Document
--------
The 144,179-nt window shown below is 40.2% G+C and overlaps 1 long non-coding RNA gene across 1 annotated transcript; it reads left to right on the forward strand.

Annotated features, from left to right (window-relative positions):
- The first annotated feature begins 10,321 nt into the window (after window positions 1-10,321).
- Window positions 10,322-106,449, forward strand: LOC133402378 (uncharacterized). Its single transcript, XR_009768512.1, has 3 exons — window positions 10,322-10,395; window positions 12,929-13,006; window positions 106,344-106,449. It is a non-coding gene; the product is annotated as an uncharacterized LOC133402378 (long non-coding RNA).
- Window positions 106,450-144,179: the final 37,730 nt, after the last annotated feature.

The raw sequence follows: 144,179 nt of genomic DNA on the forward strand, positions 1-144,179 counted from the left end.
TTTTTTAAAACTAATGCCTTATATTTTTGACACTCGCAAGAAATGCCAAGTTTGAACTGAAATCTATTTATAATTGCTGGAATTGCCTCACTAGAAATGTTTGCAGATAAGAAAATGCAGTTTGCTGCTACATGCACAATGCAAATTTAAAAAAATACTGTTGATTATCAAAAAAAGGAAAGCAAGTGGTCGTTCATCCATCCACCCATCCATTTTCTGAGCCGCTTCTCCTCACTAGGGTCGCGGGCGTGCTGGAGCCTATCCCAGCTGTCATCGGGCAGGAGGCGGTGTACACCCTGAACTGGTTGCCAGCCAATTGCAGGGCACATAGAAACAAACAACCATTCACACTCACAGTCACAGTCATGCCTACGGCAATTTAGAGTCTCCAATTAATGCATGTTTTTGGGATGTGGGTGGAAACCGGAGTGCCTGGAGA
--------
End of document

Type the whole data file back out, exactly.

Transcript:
The 144,179-nt window shown below is 40.2% G+C and overlaps 1 long non-coding RNA gene across 1 annotated transcript; it reads left to right on the forward strand.

Annotated features, from left to right (window-relative positions):
- The first annotated feature begins 10,321 nt into the window (after window positions 1-10,321).
- Window positions 10,322-106,449, forward strand: LOC133402378 (uncharacterized). Its single transcript, XR_009768512.1, has 3 exons — window positions 10,322-10,395; window positions 12,929-13,006; window positions 106,344-106,449. It is a non-coding gene; the product is annotated as an uncharacterized LOC133402378 (long non-coding RNA).
- Window positions 106,450-144,179: the final 37,730 nt, after the last annotated feature.

The raw sequence follows: 144,179 nt of genomic DNA on the forward strand, positions 1-144,179 counted from the left end.
TTTTTTAAAACTAATGCCTTATATTTTTGACACTCGCAAGAAATGCCAAGTTTGAACTGAAATCTATTTATAATTGCTGGAATTGCCTCACTAGAAATGTTTGCAGATAAGAAAATGCAGTTTGCTGCTACATGCACAATGCAAATTTAAAAAAATACTGTTGATTATCAAAAAAAGGAAAGCAAGTGGTCGTTCATCCATCCACCCATCCATTTTCTGAGCCGCTTCTCCTCACTAGGGTCGCGGGCGTGCTGGAGCCTATCCCAGCTGTCATCGGGCAGGAGGCGGTGTACACCCTGAACTGGTTGCCAGCCAATTGCAGGGCACATAGAAACAAACAACCATTCACACTCACAGTCACAGTCATGCCTACGGCAATTTAGAGTCTCCAATTAATGCATGTTTTTGGGATGTGGGTGGAAACCGGAGTGCCTGGAGA